From 2004-2005, the Swiss gold refinery Argor-Heraeus S.A. refined almost three tons of gold ore that was pillaged from the Democratic Republic of Congo by an armed group whose activities were financed by the traffic in this gold ore. In essence, pillage means theft during war, and it is a war crime. When business actors knowingly purchase assets pillaged by others, they too can be held culpable for pillage. Those who materially assist such transactions may also be criminally liable. Following submission to the Swiss Federal Prosecutor of a criminal complaint against Argor-Heraeus, and review and preliminary investigation by Swiss authorities, the prosecutor dismissed the case in March 2015.
In 2004 the UN Security Council set up the UN Group of Experts for the Democratic Republic of Congo to evaluate the effectiveness of the UN arms embargo on the DRC, put in place the previous year. In its reports, the Group of Experts identified several entities allegedly involved in illegal appropriation of gold from the northeast of the DRC. These included the British company Hussar Ltd., based in Jersey (Channel Islands), and Argor-Heraeus S.A., a Swiss precious metals refiner.
Documents demonstrate that pillaged gold, mined in an area called Concession 40 in the rebel-controlled Ituri region, had been shipped via Uganda to Switzerland to be processed into ingots by Argor-Heraeus. According to the Group of Experts, the Swiss company could not have been unaware that the gold in question had been pillaged from the DRC.
The refined ingots were then, evidence suggests, sold on by Hussar to final customers, largely banks.
Under Swiss law, a criminal complaint, or dénonciation pénale, can be filed with the Federal Prosecutor’s office by any private citizen who has knowledge of or suspects a criminal act. The Federal Prosecutor assigned to the case then reviews the allegations and evidence presented, and decides whether or not to launch an official investigation, which may result in criminal charges.
On November 1, 2013, Swiss NGO TRIAL (Track Impunity Always), working with support of the Justice Initiative, submitted a dénonciation pénale to the Swiss Federal Prosecutor in Berne, requesting that an investigation be opened into suspicions that Argor-Heraeus S.A. had committed laundering of the proceeds of crime and complicity in the crime of pillage. A dedicated website, stop-pillage.org, was created to show how such behavior can amount to the crime of pillage.
On November 4, 2013, the prosecutor opened a formal investigation of the allegations, and Swiss Federal Police conducted a search of the Mendrisio (Tessin, Switzerland) headquarters of Argor-Heraeus, seizing documents and computers. Argor-Heraus brought a legal challenge to the prosecutor’s right to conduct such a search, but on January 24, 2014, the Swiss Federal Criminal Court rejected this argument, concluding that the strength of the evidence warranted the search.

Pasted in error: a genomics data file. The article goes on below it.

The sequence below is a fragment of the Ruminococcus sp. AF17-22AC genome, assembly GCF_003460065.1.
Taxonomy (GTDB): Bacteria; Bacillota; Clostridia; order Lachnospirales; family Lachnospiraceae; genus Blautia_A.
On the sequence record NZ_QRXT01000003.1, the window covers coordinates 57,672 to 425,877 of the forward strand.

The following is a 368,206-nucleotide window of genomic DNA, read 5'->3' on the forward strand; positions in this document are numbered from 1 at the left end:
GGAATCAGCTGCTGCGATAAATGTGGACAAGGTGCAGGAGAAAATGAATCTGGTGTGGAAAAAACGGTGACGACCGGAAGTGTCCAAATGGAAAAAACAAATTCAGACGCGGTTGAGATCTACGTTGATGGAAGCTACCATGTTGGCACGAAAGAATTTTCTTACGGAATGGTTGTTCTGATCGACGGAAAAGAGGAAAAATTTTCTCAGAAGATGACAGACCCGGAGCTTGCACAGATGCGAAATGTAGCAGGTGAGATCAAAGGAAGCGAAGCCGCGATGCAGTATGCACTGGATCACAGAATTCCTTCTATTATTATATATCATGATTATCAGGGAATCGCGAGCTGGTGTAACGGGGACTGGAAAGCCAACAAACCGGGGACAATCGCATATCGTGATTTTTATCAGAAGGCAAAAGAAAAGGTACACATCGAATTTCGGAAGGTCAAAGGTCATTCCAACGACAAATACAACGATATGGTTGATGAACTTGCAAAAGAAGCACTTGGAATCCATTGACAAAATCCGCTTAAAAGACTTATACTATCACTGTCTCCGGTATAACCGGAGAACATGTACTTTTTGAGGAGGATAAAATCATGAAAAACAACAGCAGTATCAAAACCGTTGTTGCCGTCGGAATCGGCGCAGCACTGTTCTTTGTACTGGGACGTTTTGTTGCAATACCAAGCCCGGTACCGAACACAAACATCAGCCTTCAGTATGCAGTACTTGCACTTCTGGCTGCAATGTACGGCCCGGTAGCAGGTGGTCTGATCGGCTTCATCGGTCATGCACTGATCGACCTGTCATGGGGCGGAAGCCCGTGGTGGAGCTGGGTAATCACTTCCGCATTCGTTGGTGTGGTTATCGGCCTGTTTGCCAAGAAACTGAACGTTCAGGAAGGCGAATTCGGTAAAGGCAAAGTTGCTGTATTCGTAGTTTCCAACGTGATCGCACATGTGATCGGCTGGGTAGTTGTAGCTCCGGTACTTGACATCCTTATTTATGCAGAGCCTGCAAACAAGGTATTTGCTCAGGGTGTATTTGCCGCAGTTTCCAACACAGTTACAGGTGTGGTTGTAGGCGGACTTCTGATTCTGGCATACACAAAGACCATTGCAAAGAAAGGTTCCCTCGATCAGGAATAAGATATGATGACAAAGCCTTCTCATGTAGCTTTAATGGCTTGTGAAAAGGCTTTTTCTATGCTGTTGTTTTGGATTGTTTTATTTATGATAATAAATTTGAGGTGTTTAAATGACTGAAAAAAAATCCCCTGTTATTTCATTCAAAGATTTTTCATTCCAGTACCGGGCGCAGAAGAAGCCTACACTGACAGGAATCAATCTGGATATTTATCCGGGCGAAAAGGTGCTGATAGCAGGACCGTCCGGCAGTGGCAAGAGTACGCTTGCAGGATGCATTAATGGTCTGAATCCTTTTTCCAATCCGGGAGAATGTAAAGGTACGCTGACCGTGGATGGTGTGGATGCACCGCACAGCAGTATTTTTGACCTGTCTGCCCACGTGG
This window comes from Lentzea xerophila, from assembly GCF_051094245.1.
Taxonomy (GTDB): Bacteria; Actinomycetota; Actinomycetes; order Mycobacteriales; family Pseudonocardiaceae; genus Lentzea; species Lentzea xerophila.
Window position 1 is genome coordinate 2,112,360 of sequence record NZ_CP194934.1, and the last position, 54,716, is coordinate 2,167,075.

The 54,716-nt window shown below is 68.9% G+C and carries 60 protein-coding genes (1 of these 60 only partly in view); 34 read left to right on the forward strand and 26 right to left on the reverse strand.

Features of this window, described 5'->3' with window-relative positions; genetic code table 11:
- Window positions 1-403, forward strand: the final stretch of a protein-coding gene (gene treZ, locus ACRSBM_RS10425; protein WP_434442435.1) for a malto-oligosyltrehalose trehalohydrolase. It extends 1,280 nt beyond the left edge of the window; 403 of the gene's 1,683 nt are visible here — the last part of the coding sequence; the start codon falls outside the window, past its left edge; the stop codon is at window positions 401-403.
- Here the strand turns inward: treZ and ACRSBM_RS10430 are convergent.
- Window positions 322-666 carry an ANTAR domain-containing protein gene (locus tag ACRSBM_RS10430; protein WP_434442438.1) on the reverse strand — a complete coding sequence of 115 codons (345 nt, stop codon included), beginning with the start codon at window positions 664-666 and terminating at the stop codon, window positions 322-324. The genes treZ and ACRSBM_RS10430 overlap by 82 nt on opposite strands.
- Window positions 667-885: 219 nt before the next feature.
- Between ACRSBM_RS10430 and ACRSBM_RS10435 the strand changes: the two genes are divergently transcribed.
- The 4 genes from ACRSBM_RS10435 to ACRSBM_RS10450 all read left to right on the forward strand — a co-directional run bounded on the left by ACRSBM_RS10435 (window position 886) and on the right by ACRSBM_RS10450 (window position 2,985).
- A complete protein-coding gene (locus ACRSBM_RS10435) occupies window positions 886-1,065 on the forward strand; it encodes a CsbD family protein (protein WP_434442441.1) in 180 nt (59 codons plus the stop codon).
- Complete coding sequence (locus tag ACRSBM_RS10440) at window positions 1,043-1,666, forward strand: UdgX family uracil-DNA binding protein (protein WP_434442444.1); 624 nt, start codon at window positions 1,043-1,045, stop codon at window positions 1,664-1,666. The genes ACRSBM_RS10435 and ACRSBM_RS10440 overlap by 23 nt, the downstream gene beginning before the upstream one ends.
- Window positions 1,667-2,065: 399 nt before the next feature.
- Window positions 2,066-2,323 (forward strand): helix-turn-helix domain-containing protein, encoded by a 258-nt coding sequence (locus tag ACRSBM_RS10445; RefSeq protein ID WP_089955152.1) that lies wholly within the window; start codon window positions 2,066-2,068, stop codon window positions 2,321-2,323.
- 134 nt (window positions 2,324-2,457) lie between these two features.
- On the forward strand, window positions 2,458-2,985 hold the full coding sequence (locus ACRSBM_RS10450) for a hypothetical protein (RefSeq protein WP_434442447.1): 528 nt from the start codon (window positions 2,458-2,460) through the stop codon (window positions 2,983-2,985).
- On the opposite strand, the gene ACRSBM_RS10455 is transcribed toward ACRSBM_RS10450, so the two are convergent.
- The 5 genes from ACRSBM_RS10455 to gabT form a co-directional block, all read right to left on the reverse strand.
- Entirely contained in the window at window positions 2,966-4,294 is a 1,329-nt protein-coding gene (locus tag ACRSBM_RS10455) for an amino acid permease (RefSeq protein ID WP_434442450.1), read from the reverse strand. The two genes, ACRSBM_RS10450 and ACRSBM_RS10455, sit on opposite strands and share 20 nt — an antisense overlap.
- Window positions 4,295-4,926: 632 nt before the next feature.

The Justice Initiative provided legal advice and investigative support to Swiss NGO Trial International.
The principle complaint against Argor-Heraeus addresses suspected involvement in laundering the proceeds of a major crime (blanchiment aggravé); the complaint also alleges that Argor-Heraeus was complicit in the underlying crime of pillage. The complaint also sets out the involvement of other companies such as Hussar Ltd., and its London service affiliate, Hussar Services Ltd. The evidence was made available to the UK and Jersey authorities.
November 1, 2013. TRIAL files the dénonciation pénale with Swiss Federal Prosecutor in Bern, alleging aggravated laundering of the proceeds of crime, and complicity with the war crime of pillage by Swiss gold refinery Argor-Heraeus S.A.
November 4, 2013. Swiss police conduct a raid of the Argor-Heraeus headquarters in Mendriso, seizing numerous computers and documents. Argor-Heraeus challenges the legality of the search.
January 24, 2014. The Swiss Federal Criminal Court upholds the legality of the search of the Mendriso headquarters, also affirming the aggravated nature of the laundering allegations.
March 10, 2015. The Swiss Federal Prosecutor’s office determines to close the investigation.
The Swiss Federal Prosecutor acknowledged that Argor had refined pillaged gold, and that the company had violated its legal duty of diligence. Nonetheless, the Federal Prosecutor decided to close the case on March 10, 2015.The Prosecutor found that while indications as to the origin of the gold “should have raised Argor’s suspicions….[Argor] failed to clarify the origin of the gold although its internal regulations required it to do so if there were any doubts as to the origin of the raw material for refining.”
Nevertheless, the prosecutor concluded that Argor-Heraeus should not be held responsible for any wrong-doing as “it is not clear…that the defendants had any doubts as to, or concealed any evidence of, the criminal origin of the gold.”